Another star who was raised Amish was Kate Stoltzfus who featured on the TV show Breaking Amish which followed her Rumspringa experience and her decision on whether to stay a part of her Amish community or to leave and go out into the wider world. Kate left to become a model and even did a shoot for Maxim magazine.
8. Retention Rate and Population Numbers
The Amish first immigrated to North America in the early 1700’s, primarily settling down in Pennsylvania and with relatively small numbers, they set up their isolated settlements. However, despite rumspringa giving teenagers the chance to experience things outside of their religion, between 80-90% of Amish children stay within the church.
The Amish tend to have large families with six or seven children and occasionally get a rare convert, despite not being evangelical or recruiting, so that their population doubles every 20 years or so.
9. Barn Raising
Seen as a festive time in Amish communities, barn raisings are an economic and social event where the community comes together to build a barn for one of its members. It is exactly this type of event that typifies the community spirit and reliance on your neighbor that the Amish try and engender in themselves.
Another example of this are the church services that take place in a different member's house each week rather than a single church building.
10. Gender Roles
Whilst men are the typical breadwinners and head of the household, women take on more of a homemaker role which includes cooking, home management, and helping neighbors. When out in public, the wife will generally follow her husband's lead. A woman is required to sew her own wedding outfit (often it will be blue) and will then continue to use it for Sunday services.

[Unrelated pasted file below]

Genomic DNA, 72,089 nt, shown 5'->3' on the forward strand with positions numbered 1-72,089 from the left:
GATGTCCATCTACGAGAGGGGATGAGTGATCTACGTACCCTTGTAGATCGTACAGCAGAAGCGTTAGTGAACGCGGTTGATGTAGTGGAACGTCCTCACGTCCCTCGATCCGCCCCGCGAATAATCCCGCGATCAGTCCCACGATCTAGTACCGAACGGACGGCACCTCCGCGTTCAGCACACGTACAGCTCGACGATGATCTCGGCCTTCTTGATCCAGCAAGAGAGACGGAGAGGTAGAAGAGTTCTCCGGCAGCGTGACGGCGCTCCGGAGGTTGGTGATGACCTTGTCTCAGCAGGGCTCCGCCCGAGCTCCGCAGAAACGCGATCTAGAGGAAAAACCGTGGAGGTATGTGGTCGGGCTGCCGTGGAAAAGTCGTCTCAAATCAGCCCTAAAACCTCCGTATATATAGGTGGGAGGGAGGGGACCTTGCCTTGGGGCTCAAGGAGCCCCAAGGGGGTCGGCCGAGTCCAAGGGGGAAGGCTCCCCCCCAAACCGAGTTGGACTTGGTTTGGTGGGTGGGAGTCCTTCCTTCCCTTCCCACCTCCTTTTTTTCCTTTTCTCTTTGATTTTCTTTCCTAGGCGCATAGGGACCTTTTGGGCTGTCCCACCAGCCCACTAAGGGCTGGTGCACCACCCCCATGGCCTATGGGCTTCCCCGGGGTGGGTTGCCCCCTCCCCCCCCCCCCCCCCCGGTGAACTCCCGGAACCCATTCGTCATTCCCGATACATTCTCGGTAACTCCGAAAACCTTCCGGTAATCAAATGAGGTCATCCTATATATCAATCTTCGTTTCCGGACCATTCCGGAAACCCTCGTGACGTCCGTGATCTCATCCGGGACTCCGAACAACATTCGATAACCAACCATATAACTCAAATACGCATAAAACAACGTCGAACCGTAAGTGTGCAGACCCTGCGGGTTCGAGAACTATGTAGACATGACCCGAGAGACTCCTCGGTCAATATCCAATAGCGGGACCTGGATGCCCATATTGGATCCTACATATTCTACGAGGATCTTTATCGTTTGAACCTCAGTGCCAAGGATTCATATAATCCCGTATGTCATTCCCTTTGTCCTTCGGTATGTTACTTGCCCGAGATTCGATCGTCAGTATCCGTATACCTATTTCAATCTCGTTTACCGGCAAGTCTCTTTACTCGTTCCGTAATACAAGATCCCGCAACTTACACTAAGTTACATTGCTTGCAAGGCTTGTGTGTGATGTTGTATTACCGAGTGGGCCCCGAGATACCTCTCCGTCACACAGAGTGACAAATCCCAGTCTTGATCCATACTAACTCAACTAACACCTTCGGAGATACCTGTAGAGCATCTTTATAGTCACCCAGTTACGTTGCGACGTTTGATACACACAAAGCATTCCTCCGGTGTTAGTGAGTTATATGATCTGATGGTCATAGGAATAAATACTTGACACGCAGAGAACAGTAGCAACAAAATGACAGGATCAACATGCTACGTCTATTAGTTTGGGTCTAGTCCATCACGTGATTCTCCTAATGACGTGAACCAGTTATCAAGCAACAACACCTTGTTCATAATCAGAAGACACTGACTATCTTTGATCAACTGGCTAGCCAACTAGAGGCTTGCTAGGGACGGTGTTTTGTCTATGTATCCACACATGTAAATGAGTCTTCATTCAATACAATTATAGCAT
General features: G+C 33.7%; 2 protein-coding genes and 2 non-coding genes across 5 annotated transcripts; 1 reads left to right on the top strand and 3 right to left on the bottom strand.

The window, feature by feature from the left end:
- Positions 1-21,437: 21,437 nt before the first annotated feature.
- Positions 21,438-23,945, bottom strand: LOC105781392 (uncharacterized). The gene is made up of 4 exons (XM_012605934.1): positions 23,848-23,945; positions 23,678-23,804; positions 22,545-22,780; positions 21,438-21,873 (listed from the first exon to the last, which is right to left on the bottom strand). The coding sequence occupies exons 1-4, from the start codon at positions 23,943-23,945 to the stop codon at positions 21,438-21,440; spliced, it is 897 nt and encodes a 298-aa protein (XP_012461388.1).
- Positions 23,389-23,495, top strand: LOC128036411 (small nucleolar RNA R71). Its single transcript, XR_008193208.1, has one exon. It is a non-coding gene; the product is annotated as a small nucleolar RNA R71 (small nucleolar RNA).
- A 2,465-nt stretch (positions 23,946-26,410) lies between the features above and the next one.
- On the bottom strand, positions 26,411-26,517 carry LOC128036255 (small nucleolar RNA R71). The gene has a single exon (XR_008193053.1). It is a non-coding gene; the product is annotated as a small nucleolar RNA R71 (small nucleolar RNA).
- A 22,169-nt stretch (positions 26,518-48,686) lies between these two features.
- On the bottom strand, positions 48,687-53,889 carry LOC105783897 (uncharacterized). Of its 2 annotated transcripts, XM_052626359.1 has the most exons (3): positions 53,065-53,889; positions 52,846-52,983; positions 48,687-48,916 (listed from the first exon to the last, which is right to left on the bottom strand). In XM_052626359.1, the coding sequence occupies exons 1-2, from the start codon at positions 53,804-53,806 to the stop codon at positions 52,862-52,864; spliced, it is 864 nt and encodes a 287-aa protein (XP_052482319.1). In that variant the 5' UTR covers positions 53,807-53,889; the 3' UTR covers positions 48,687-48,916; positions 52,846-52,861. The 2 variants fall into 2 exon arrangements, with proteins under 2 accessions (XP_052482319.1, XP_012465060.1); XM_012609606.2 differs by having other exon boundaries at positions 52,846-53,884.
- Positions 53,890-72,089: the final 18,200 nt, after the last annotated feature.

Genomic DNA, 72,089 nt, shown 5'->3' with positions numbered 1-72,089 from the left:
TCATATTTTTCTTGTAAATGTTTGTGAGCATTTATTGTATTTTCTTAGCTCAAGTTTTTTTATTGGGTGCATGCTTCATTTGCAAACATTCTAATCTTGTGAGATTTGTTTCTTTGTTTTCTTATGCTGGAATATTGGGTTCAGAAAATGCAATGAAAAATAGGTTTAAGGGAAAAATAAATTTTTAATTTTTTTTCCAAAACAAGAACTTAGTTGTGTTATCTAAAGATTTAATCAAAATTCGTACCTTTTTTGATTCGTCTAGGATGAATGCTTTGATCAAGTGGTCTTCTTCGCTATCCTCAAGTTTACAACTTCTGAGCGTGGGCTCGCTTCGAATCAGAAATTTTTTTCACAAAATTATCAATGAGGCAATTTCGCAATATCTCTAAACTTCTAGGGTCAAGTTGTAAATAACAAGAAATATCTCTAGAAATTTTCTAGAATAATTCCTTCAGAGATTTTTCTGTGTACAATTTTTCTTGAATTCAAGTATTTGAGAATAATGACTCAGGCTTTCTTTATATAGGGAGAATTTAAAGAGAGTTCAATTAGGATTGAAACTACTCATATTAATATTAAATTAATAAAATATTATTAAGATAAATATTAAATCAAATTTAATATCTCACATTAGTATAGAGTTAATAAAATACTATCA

Amish men will often grow beards due to them being prevalent in the bible but this is only permitted once that man is married and he will begin growing it from his wedding day onward. The men do not often grow mustaches, however, as wearing elaborate mustaches was common among those in the military for a period and the tradition stems from not wanting to be associated with any sort of military or organized fighting force.
11. Shunning and Ex-Communication
Should members of the society go against the community or the church they can be punished in one of two ways. The first is shunning, where the rest of the community limit contact with the transgressor so as to show them how life outside of the church would be without their neighbors as well as shaming them back into the church.
The more serious punishment is excommunication where contact is completely forbidden and the person being punished is banished from the community. Breaking the no contact rule can lead others to be excommunicated. You can be excommunicated for owning a computer, drinking alcohol, or even refusing to kneel during church.
Amish children learn in community schoolhouses and are taught by Amish teachers where they learn skills specific to the community such as vocational training in farming and carpentry. Often, this will see members of the community come in and teach these specific skills to the next generation.
The schools are usually one-room parochial schoolhouses due to the relatively small sizes of these communities.
Very few Amish cast ballots in Presidential elections as they feel it does not directly affect them with only around 10-15% of them doing so, however, this does not mean they are devoid from political life altogether. Often they will vote on local community matters that will affect them, such as zoning etc.
The Amish believe in a law of God above all other law and support the separation of Church and State.
Often uncomfortable around outsiders, whom they refer to as 'English', the Amish isolate themselves but do not completely cut themselves off from others as they aim to coexist without it impacting their lifestyle and traditions.
Some groups are used to tourism and are more than willing to show people around their communities as a way of earning money, albeit in a limited capacity to make sure not too much outside influence affects them.
Despite trying to avoid outside influence and modern technology, the Amish are not against using modern medicine, especially in serious cases, although they will try and avoid it if possible.
The Amish don't believe in medical insurance though and therefore often lack the funds to receive any major treatments which will often result in community pooling together funds to pay for a sick community member.